Consumer Product Industry Challenges Overcome with Additive Manufacturing

Key Consumer Product Goods (CPG) Industry Challenges & How Additive Manufacturing Can Alleviate Them

The consumer product goods industry has always faced challenges, but since COVID-19, those issues have taken a turn.

Due to an unstable supply chain coupled with a massive labor shortage, many consumer product goods (CPG) companies even find themselves experiencing uncertainty. Not to mention the high costs involved with prototyping and running development cycles too.

However, 3D printing has emerged as an invaluable tool to alleviate those challenges.

The pressure to drive innovation, keep lead times short, and meet strict product release deadlines has led to a heightened adaptation of 3D printing in the CPG industry.

Roughly 25% of CPG companies have adopted 3D printing into their workflow, and that number is expected to blossom.


Unstable Supply Chain & Labor Shortages

Our global supply chain is a massive ecosystem that has been disrupted as of late. Go to any major news outlet, and you’ll find a recent story about our supply chain.

Labor shortages are one factor that contributes to a weak spot in our supply chain, particularly truck driver availability.

This is a challenge for the consumer product goods industry not only from a get-to-stores perspective but also from a perspective of, “How long will it take to receive my prototype? How fast can parts come in?”

Functional prototypes can take weeks of investment- especially when products have complex designs and involve diverse materials.

Cost of Prototyping Process For Consumer Product Goods

High costs associated with running multiple development cycles are also a CPG industry challenge, more so for smaller companies with a limited capital pool.

Let’s consider product packaging for a moment.

According to Stratasys, each stage before manufacturing can cost approximately $1,500. Following that rate, one product requiring 35 prototypes during the development cycle could cost almost $21,000.

“On average, each stage requires prototypes that can cost on average $1500 to cover labor, tooling, painting, hand finishing, machining and color matching. At that rate, one product requiring 35 prototypes during the development cycle could cost almost $21,000.”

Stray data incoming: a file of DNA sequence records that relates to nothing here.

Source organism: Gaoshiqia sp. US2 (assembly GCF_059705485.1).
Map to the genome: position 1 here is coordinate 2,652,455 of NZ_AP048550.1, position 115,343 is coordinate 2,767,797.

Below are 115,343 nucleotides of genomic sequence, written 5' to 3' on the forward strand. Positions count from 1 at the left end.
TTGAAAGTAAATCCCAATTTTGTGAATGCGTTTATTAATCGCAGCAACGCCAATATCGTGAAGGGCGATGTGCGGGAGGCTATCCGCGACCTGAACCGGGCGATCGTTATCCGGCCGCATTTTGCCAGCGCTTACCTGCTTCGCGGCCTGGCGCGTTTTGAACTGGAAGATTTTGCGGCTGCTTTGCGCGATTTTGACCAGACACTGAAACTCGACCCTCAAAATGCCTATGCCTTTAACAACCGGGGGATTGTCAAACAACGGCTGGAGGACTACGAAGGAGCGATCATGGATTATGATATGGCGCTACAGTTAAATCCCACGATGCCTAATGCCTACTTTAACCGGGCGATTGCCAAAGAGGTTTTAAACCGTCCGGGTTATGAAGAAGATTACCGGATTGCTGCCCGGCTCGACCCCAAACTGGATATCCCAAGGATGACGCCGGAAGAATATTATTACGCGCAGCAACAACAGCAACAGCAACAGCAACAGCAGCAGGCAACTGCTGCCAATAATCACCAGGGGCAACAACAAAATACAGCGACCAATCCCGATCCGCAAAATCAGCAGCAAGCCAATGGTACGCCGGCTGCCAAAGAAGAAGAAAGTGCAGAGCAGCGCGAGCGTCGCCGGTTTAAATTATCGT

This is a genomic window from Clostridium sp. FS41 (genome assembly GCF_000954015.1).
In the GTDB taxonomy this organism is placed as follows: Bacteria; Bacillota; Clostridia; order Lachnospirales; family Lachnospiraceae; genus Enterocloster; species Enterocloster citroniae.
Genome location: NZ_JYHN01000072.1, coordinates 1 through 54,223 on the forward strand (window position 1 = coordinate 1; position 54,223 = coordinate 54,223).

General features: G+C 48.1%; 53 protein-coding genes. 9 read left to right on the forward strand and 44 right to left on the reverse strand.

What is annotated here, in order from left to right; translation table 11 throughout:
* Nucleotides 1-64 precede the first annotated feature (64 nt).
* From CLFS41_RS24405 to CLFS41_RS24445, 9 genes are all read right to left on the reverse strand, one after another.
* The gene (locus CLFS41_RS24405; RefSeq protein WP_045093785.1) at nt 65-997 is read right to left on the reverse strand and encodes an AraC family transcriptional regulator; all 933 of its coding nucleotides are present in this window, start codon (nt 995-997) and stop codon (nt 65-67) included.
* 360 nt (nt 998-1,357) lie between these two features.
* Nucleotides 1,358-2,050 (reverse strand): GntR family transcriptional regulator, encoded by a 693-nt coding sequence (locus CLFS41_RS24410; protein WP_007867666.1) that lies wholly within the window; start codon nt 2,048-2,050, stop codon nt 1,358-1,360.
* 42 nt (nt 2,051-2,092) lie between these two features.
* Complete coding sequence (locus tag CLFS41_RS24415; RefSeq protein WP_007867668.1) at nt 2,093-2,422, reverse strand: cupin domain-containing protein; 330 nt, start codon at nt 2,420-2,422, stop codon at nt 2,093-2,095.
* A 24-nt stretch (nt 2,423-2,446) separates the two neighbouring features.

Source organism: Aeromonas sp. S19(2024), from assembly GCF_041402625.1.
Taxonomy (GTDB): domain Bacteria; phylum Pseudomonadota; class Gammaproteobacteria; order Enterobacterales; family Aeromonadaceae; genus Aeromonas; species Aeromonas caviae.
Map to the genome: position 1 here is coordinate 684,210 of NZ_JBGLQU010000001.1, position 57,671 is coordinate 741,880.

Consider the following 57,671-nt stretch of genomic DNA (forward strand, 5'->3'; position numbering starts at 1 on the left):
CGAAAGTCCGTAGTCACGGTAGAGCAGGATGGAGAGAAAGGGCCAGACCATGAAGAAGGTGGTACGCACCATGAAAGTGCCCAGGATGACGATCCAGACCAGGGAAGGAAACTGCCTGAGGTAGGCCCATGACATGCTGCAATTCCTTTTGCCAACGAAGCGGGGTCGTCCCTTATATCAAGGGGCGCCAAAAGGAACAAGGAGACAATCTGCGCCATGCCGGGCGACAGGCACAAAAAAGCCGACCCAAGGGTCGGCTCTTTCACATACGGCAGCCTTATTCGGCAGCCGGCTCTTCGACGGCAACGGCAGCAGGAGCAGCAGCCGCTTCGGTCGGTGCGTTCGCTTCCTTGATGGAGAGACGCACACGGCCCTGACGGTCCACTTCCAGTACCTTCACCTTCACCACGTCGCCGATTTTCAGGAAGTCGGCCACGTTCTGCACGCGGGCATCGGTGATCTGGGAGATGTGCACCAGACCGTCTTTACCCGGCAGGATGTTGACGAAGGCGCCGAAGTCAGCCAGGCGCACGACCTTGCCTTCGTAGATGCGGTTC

How 3D Priting Can Alleviate These Challenges

3D printing offers a way to bypass long supply chains, minimize labor needs within your organization, and quickly bring a product to market.

Research shows that 3D printing can yield 71% cost savings per unit compared to traditional manufacturing methods. Additionally, it can generate a time savings of 97% (or more) in the prototype production process.

You can produce multiple designs for your prototype to allow for fit, form, mechanical, function, and design testing. This leads to drastically shortened product design and manufacturing cycles, as well as significantly saved resources.

Getting Your Prototype 3D Printed

If you have a project that requires a 3D printer, you’re going to be faced with two options: do it in-house or hire out the work. In the long run, it will end up saving your team an immense amount of resources by getting your prototype 3D printed by a professional.

Why? Because you need not only the tools but also the talent. You’ll have reduced overhead costs as well because you’re taking all that out-of-house for the occasional 3D printing projects you have.

You can get your prototype 3D printed by our team of engineers today, or if you’re unsure what exactly you need, someone will be happy to point you in the right direction.